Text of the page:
web site hit counter Marvel Masterworks: The Fantastic Four, Vol. 6 - Ebooks PDF Online
Hot Best Seller

Marvel Masterworks: The Fantastic Four, Vol. 6

Availability: Ready to download

Stan Lee and Jack Kirby have been duly recognized as having had the most fruitful collaborations in the history of comic books. Together the two created most of the unforgettable characters that are today synonymous with the Marvel name. However, it was their pairing on Marvel's flagship title Fantastic Four, and their unprecedented 100-issue run on the title, which would Stan Lee and Jack Kirby have been duly recognized as having had the most fruitful collaborations in the history of comic books. Together the two created most of the unforgettable characters that are today synonymous with the Marvel name. However, it was their pairing on Marvel's flagship title Fantastic Four, and their unprecedented 100-issue run on the title, which would be their longest lasting legacy to the field. Marvel proudly presents its first new volume in the Marvel Masterworks series in over six years, a volume that is dedicated to the presenting some of the finest of the Lee/Kirby output on Fantastic Four. Included in this handsome hardcover volume is the classic tale, This Man…This Monster! and the first appearance of the Black Panther, as well as memorable confrontations with the Silver Surfer and the FF's nemesis, Dr. Doom. Displaying the wonderful work of these two creative titans at their peak, this book is one that no collector can afford to miss. Collects The Fantastic Four #51-60, Annual #4


Compare

Stan Lee and Jack Kirby have been duly recognized as having had the most fruitful collaborations in the history of comic books. Together the two created most of the unforgettable characters that are today synonymous with the Marvel name. However, it was their pairing on Marvel's flagship title Fantastic Four, and their unprecedented 100-issue run on the title, which would Stan Lee and Jack Kirby have been duly recognized as having had the most fruitful collaborations in the history of comic books. Together the two created most of the unforgettable characters that are today synonymous with the Marvel name. However, it was their pairing on Marvel's flagship title Fantastic Four, and their unprecedented 100-issue run on the title, which would be their longest lasting legacy to the field. Marvel proudly presents its first new volume in the Marvel Masterworks series in over six years, a volume that is dedicated to the presenting some of the finest of the Lee/Kirby output on Fantastic Four. Included in this handsome hardcover volume is the classic tale, This Man…This Monster! and the first appearance of the Black Panther, as well as memorable confrontations with the Silver Surfer and the FF's nemesis, Dr. Doom. Displaying the wonderful work of these two creative titans at their peak, this book is one that no collector can afford to miss. Collects The Fantastic Four #51-60, Annual #4

30 review for Marvel Masterworks: The Fantastic Four, Vol. 6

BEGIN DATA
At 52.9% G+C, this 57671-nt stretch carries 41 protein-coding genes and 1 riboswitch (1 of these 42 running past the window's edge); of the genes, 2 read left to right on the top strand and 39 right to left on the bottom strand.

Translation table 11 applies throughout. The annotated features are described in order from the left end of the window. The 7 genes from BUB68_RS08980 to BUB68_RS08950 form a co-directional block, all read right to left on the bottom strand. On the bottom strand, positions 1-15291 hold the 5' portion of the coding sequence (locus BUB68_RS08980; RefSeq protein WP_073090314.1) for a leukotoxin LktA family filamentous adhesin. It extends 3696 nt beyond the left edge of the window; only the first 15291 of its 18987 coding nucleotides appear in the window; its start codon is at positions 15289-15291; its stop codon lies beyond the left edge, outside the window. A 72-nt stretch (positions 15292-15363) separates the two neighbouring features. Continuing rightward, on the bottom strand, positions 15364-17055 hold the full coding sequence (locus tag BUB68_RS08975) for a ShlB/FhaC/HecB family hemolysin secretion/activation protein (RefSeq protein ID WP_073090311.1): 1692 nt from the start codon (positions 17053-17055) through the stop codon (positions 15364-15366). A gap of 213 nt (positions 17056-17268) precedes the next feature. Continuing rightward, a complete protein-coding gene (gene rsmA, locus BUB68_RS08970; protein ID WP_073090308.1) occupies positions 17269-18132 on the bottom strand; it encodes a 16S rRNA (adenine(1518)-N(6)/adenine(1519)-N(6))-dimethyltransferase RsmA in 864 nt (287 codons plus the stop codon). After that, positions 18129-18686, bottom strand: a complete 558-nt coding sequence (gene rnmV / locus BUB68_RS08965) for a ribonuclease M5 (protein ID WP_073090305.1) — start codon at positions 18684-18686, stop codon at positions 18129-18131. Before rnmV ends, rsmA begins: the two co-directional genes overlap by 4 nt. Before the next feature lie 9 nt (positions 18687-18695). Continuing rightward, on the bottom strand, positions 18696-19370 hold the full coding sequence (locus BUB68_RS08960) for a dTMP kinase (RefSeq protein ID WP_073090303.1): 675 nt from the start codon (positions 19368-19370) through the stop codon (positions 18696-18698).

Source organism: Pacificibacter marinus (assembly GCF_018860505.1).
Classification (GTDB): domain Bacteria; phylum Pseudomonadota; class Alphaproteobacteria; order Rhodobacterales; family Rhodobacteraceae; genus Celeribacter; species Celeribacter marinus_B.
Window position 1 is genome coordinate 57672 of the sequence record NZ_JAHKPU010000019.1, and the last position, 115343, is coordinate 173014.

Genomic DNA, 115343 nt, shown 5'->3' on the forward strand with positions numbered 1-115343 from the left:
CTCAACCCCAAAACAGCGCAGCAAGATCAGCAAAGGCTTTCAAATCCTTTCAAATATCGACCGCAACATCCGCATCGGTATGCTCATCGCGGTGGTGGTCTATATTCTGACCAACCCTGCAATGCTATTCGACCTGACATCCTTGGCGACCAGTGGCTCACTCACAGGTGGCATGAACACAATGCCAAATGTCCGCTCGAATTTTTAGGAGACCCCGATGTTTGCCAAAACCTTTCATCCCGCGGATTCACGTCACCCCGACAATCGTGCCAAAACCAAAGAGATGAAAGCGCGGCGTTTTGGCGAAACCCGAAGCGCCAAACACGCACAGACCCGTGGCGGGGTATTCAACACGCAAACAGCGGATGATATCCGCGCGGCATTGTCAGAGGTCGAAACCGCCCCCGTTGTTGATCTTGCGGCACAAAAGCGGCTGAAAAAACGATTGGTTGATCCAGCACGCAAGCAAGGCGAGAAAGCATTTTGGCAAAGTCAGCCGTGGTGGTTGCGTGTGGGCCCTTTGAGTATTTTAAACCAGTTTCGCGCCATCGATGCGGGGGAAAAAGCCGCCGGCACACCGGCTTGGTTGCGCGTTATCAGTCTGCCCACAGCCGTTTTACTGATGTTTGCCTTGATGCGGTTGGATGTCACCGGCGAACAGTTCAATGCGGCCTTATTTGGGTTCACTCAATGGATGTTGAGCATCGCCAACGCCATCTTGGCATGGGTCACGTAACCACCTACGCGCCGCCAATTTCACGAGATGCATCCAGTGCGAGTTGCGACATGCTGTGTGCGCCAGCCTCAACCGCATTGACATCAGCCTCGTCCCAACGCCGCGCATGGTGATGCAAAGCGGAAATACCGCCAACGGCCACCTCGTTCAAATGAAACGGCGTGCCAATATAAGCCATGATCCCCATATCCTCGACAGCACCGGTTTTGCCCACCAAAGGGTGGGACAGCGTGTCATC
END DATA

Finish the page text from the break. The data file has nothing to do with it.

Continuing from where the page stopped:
1. 4 out of 5

    Mza

    ... v. athletic, action-packed, and histrionic, but also a reminder of why most superhero comix are a tough read for me, even the ones starring the most iconic and comforting heroes. I'm familiar with the Fantastic Four, and even though I'd never read these stories in particular (or the ones preceding them), there wasn't a significant barrier to entry, plot-wise. In defiance of decades of accumulated narrative baggage, superheroes generally don't change. Their curse is an eternal return to a sta ... v. athletic, action-packed, and histrionic, but also a reminder of why most superhero comix are a tough read for me, even the ones starring the most iconic and comforting heroes. I'm familiar with the Fantastic Four, and even though I'd never read these stories in particular (or the ones preceding them), there wasn't a significant barrier to entry, plot-wise. In defiance of decades of accumulated narrative baggage, superheroes generally don't change. Their curse is an eternal return to a status quo of waiting, flexed and charged, for danger to arrive. As it's impossible to care, in the conventional sense, what happens to the heroes, reading (as opposed to looking at) these comix becomes similar to watching sports or playing video games; the pleasure has to come from the authors' manipulation of well-known materials, structures, and strategies. Lee/Kirby's concern for the emotional problems of the Fantastic Four might still have been novel at the time (1966-67), but their cursory, corny treatment of how people talk about and act on their feelings would be greeted with rolled eyes by today's 12-year-olds. The stories' conceptual oddities -- monsters made out of pure sound, a futuristic African nation, the mute king whose voice contains disastrous potential, the giant dog who can teleport -- have stood up much better, which might explain why Marvel writers have revived and revised these inventions again and again, along with the heroes themselves. It's too bad that the inventions amount to trippy furniture placed inside a conventional, non-trippy house. The stories go where you think they're going to go. It's likely, though, that most people who pick this book up aren't seeking great writing, not even great children's writing, in the same way people don't listen to Black Sabbath for the lyrics. Here, Jack Kirby's drawings of bodies flying through the air are the ass-rocking music. He has never been surpassed in drawing BIG things: BIG, heavy, retarded, humongous machinery; BIG, dumb, cute, ugly monsters; BIG celestial objects; and BIG muscles. I don't know what to make of all these beefy things. They're not sexual things. They're not necessarily funny -- though, especially in combination with Stan Lee's pseudo-Elizabethan dialogue, they often are. Mostly they seem to be the brain belches of a man who has seen some extremely big things and is trying to tell you about them, and the only language available to him is spacecraft and beefy thighs. The language seems incomplete, but the terror and majesty of what this man has seen somehow come through, anyhow. Two biggest highlights of this book: 1) the Negative Zone collages (WANTED: a whole book of that), 2) the moment Doctor Doom betrays the Silver Surfer and steals his power cosmic. What a dick!